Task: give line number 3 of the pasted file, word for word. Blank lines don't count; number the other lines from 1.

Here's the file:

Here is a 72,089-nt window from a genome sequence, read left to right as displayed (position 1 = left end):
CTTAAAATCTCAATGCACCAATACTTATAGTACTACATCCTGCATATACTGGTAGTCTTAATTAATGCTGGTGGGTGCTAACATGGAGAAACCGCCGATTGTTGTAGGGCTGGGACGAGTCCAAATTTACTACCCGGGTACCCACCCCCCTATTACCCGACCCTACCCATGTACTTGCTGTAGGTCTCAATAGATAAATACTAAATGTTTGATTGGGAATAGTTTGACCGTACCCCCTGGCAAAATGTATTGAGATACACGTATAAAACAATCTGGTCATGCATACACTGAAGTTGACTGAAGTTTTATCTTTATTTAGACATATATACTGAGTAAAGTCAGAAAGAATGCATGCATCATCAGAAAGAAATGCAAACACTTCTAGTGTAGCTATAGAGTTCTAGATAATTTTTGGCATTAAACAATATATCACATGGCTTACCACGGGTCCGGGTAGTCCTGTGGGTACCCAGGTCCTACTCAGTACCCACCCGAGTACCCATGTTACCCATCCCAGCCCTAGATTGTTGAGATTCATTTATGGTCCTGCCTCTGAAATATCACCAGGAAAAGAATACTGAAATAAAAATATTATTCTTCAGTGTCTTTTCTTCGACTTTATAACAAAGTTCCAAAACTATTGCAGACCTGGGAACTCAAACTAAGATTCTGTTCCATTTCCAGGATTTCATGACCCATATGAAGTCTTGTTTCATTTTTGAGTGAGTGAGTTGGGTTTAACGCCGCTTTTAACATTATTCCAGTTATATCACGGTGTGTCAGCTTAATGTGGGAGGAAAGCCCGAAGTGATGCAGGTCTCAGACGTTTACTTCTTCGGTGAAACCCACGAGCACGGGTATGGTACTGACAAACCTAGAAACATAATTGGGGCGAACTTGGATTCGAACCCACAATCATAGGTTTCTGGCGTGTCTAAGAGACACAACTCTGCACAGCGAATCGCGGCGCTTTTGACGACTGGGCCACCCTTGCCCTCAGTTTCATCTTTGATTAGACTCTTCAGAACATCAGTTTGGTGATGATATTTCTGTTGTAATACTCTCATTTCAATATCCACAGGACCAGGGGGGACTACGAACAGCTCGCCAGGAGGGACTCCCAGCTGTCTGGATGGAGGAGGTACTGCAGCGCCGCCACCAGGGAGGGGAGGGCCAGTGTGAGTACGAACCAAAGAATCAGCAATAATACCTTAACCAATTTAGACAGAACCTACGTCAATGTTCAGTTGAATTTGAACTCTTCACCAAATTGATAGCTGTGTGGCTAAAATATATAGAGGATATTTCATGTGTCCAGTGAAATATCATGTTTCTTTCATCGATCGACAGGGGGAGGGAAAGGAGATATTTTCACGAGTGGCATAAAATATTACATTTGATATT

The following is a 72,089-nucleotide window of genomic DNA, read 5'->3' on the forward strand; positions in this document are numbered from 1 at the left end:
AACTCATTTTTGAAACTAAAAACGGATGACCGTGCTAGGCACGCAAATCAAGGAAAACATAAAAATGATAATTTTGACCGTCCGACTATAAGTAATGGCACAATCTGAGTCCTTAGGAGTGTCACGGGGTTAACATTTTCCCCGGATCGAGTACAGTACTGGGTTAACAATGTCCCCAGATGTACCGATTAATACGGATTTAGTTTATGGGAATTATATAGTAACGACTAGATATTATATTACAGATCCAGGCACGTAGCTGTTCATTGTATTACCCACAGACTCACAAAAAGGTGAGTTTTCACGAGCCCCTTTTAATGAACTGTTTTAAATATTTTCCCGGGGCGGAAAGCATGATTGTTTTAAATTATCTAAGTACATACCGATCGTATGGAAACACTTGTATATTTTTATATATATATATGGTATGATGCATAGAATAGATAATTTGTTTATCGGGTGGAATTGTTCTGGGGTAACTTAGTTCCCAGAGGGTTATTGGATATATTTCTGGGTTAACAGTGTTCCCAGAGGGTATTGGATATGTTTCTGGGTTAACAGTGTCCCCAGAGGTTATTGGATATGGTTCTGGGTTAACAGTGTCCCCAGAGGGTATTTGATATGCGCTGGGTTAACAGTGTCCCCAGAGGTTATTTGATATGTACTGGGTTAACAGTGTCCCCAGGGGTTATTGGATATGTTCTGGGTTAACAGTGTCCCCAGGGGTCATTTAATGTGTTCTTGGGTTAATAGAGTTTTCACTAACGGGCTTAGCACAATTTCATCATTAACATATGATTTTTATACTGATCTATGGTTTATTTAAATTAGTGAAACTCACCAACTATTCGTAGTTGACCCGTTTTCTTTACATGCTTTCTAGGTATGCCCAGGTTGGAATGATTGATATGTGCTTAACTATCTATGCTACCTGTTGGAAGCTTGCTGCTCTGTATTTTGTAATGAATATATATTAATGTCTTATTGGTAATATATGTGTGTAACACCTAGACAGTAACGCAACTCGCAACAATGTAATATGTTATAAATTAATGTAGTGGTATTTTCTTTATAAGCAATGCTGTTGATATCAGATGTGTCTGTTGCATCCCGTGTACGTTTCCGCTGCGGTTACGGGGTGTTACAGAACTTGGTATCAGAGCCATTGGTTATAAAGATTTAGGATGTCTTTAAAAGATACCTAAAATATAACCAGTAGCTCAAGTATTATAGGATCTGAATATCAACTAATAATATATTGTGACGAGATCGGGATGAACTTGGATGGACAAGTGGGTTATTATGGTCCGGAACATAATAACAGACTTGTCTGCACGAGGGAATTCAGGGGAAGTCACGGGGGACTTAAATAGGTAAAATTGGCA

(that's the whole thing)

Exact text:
The following is a 72,089-nucleotide window of genomic DNA, read 5'->3' on the forward strand; positions in this document are numbered from 1 at the left end: